The team found that closely related birds that share the same habitat tend to look and sound different.
This evolutionary rule of thumb seems to help birds to identify members of their own species.
Dr Paul Martin presented the findings at the First Joint Congress for Evolutionary Biology in Ottawa.
He and his team studied 250 bird species throughout the world. With the help of the Macaulay Library of birdsong, they were able to compile a database of where the birds lived and what they looked and sounded like.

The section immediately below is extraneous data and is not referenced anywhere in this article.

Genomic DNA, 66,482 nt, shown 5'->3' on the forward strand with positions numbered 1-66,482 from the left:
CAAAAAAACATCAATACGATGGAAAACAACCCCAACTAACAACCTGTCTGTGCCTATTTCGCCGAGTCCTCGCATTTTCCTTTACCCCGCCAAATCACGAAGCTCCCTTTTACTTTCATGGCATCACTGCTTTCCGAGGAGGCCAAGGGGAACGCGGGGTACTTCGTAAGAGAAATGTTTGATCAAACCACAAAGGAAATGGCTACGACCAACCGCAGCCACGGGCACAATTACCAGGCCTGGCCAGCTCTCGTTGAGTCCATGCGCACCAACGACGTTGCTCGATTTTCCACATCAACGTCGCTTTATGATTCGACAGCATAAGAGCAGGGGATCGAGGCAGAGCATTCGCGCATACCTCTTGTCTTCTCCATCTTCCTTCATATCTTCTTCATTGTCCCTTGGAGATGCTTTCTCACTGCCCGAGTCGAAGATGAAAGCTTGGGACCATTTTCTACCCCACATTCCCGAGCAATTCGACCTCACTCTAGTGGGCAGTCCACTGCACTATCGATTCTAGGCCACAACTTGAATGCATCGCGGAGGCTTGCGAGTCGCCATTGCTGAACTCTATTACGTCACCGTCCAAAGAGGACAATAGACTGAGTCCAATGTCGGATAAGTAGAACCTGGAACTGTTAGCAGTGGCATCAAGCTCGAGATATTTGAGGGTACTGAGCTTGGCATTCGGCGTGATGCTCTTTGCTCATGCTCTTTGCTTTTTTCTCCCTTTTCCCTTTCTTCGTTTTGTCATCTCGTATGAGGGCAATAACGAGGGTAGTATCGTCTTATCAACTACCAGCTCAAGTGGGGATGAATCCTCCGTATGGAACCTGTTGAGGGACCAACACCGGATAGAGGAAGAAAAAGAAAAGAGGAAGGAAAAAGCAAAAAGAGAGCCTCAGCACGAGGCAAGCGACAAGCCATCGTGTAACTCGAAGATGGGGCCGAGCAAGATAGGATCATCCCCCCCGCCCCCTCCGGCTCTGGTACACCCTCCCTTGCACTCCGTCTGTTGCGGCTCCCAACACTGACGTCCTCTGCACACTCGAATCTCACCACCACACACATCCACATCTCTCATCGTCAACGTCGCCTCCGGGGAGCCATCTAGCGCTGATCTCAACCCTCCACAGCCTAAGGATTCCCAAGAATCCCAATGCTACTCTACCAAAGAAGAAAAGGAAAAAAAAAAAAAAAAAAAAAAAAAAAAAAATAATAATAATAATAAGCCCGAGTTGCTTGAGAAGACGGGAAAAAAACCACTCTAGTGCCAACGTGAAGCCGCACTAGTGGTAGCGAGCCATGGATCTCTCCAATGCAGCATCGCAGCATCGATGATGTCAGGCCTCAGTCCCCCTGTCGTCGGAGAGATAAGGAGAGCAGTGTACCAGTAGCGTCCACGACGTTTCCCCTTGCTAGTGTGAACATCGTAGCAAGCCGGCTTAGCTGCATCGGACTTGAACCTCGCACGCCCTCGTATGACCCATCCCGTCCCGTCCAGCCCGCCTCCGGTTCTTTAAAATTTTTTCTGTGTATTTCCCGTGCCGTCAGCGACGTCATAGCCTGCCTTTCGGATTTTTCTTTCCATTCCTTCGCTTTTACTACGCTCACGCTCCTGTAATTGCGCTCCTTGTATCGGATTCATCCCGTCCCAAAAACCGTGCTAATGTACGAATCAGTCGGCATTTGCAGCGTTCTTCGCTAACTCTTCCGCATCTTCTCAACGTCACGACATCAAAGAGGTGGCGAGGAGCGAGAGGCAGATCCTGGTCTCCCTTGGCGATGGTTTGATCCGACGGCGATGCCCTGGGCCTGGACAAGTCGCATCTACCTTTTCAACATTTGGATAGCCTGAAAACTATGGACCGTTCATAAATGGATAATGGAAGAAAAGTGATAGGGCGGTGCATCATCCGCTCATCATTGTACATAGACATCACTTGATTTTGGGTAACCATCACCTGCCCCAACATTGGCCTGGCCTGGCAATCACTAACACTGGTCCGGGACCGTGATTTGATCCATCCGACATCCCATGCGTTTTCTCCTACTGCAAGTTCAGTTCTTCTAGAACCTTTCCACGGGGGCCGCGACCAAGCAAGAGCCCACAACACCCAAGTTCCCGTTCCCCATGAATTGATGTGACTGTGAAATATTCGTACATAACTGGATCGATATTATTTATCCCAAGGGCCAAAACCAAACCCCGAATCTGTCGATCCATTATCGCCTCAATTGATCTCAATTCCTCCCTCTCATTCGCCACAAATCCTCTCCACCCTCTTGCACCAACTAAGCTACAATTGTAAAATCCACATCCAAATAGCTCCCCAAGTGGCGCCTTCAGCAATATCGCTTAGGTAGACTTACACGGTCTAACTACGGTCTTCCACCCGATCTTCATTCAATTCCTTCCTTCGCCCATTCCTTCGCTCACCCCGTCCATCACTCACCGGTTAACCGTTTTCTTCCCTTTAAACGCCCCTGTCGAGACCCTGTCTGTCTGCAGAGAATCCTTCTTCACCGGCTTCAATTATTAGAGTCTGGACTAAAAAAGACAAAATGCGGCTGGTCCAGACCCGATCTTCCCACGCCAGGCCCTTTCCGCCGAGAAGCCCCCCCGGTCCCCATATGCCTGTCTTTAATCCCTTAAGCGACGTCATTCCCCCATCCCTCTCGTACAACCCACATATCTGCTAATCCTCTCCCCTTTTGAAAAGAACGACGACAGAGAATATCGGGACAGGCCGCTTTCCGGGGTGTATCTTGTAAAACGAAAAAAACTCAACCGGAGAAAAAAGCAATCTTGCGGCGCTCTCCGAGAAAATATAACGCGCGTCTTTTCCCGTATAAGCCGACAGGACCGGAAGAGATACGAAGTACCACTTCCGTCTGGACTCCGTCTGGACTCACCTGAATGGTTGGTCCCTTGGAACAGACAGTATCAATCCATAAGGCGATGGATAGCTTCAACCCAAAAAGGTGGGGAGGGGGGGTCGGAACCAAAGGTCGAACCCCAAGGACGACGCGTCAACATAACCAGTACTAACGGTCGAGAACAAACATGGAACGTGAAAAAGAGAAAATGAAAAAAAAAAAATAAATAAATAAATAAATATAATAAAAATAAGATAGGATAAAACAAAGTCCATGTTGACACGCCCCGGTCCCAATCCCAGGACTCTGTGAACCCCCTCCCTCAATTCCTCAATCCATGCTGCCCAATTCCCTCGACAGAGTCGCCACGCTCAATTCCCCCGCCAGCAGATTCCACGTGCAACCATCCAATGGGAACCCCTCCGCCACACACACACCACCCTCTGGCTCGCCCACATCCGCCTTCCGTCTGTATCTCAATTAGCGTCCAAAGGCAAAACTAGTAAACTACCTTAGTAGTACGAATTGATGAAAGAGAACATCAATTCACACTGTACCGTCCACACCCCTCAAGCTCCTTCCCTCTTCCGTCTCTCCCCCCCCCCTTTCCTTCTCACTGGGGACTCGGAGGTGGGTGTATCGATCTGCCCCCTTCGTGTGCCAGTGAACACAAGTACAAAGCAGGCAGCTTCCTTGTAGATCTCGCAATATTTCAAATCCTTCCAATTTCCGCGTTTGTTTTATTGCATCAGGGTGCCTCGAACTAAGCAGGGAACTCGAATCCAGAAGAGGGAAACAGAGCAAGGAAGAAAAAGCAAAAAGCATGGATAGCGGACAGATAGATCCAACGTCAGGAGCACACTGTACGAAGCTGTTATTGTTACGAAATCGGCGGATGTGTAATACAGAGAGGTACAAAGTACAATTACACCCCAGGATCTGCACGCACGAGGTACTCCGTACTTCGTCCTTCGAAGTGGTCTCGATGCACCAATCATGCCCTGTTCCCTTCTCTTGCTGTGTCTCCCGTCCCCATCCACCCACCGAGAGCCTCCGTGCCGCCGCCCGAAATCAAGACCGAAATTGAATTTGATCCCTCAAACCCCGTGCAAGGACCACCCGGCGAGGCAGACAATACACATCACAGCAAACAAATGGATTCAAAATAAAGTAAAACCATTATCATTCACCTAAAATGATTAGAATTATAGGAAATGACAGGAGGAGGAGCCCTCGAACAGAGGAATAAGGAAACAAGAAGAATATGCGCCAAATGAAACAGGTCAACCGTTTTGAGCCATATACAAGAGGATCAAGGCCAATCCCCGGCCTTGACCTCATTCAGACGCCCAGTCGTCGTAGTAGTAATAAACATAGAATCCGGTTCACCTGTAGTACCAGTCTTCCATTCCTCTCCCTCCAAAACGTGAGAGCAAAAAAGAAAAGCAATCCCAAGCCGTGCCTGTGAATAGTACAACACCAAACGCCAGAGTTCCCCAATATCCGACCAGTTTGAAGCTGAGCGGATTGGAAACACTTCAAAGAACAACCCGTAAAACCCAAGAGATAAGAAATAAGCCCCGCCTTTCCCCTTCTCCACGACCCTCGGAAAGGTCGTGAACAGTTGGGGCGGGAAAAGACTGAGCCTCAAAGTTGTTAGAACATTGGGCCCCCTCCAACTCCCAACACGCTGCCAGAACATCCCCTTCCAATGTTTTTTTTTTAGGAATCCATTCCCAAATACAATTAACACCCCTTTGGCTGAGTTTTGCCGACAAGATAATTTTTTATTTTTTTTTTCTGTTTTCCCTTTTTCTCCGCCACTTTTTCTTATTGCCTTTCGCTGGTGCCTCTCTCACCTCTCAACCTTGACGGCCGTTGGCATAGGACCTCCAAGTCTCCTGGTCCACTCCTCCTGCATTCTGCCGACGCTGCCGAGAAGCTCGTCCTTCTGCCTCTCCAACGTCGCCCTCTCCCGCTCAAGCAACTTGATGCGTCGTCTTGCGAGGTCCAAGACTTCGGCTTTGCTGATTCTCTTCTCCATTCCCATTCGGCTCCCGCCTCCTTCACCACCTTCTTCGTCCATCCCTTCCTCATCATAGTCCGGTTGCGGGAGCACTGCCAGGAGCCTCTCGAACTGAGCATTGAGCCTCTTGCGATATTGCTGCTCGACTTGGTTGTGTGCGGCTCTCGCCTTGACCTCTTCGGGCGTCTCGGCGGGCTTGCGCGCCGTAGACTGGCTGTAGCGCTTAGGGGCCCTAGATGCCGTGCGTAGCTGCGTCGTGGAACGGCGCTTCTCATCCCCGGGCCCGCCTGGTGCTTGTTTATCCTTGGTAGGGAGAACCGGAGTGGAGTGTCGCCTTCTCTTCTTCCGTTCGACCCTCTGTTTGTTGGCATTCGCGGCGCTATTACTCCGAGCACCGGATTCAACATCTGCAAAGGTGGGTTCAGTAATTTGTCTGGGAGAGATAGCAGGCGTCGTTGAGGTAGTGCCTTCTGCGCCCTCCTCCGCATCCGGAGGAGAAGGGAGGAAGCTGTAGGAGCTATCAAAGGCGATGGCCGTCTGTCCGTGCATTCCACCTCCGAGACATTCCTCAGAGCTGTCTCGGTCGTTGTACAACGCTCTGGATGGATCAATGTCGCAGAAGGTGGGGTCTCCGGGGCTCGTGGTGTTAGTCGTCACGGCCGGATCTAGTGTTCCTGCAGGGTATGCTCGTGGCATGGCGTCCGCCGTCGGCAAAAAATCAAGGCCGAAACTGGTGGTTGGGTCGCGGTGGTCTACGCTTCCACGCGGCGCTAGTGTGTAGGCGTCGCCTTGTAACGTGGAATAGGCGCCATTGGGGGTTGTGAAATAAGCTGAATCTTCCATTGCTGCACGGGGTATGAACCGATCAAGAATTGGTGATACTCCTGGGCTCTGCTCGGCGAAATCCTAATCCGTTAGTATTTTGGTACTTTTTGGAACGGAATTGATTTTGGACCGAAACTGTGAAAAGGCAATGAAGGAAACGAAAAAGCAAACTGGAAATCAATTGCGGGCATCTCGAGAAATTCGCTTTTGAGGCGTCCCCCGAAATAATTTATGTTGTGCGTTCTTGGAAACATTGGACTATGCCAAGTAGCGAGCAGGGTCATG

"We found, repeatedly, that birds that [live in the same location] with a close relative have more divergent songs and colour patterns," he told BBC Nature.
"So it looks like costs of sharing a location with a relative drives some of the amazing variation we see."